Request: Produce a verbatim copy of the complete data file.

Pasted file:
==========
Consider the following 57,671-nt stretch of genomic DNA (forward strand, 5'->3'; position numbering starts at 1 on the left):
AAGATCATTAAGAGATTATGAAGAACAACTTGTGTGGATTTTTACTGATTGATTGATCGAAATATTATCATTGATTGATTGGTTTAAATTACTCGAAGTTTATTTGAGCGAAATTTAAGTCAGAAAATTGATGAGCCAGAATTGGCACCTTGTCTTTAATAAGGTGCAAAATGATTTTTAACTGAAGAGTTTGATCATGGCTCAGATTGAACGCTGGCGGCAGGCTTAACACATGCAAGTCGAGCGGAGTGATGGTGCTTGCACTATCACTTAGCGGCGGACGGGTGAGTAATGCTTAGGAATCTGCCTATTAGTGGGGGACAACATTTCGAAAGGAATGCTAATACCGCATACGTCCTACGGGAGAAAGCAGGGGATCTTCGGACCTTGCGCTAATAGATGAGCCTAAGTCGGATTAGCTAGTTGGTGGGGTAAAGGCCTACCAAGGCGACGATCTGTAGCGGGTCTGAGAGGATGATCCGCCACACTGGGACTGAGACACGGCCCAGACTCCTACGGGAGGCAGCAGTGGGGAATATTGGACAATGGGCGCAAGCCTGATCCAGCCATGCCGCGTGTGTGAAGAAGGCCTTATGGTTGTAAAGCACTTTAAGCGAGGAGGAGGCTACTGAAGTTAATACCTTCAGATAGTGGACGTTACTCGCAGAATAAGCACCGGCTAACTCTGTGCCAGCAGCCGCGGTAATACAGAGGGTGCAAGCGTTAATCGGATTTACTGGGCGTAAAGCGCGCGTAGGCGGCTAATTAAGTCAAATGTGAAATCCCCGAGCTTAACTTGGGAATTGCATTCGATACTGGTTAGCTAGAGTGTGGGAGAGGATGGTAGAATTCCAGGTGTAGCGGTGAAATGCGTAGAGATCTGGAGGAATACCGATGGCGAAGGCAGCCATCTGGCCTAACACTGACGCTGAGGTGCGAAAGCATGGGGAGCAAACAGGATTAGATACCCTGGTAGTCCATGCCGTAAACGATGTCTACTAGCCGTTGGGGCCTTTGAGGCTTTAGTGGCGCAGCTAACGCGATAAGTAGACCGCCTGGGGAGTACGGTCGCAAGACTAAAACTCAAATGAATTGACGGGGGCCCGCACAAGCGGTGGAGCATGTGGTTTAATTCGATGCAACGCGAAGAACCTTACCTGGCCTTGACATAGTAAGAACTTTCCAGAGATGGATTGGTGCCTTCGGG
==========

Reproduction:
Consider the following 57,671-nt stretch of genomic DNA (forward strand, 5'->3'; position numbering starts at 1 on the left):
AAGATCATTAAGAGATTATGAAGAACAACTTGTGTGGATTTTTACTGATTGATTGATCGAAATATTATCATTGATTGATTGGTTTAAATTACTCGAAGTTTATTTGAGCGAAATTTAAGTCAGAAAATTGATGAGCCAGAATTGGCACCTTGTCTTTAATAAGGTGCAAAATGATTTTTAACTGAAGAGTTTGATCATGGCTCAGATTGAACGCTGGCGGCAGGCTTAACACATGCAAGTCGAGCGGAGTGATGGTGCTTGCACTATCACTTAGCGGCGGACGGGTGAGTAATGCTTAGGAATCTGCCTATTAGTGGGGGACAACATTTCGAAAGGAATGCTAATACCGCATACGTCCTACGGGAGAAAGCAGGGGATCTTCGGACCTTGCGCTAATAGATGAGCCTAAGTCGGATTAGCTAGTTGGTGGGGTAAAGGCCTACCAAGGCGACGATCTGTAGCGGGTCTGAGAGGATGATCCGCCACACTGGGACTGAGACACGGCCCAGACTCCTACGGGAGGCAGCAGTGGGGAATATTGGACAATGGGCGCAAGCCTGATCCAGCCATGCCGCGTGTGTGAAGAAGGCCTTATGGTTGTAAAGCACTTTAAGCGAGGAGGAGGCTACTGAAGTTAATACCTTCAGATAGTGGACGTTACTCGCAGAATAAGCACCGGCTAACTCTGTGCCAGCAGCCGCGGTAATACAGAGGGTGCAAGCGTTAATCGGATTTACTGGGCGTAAAGCGCGCGTAGGCGGCTAATTAAGTCAAATGTGAAATCCCCGAGCTTAACTTGGGAATTGCATTCGATACTGGTTAGCTAGAGTGTGGGAGAGGATGGTAGAATTCCAGGTGTAGCGGTGAAATGCGTAGAGATCTGGAGGAATACCGATGGCGAAGGCAGCCATCTGGCCTAACACTGACGCTGAGGTGCGAAAGCATGGGGAGCAAACAGGATTAGATACCCTGGTAGTCCATGCCGTAAACGATGTCTACTAGCCGTTGGGGCCTTTGAGGCTTTAGTGGCGCAGCTAACGCGATAAGTAGACCGCCTGGGGAGTACGGTCGCAAGACTAAAACTCAAATGAATTGACGGGGGCCCGCACAAGCGGTGGAGCATGTGGTTTAATTCGATGCAACGCGAAGAACCTTACCTGGCCTTGACATAGTAAGAACTTTCCAGAGATGGATTGGTGCCTTCGGG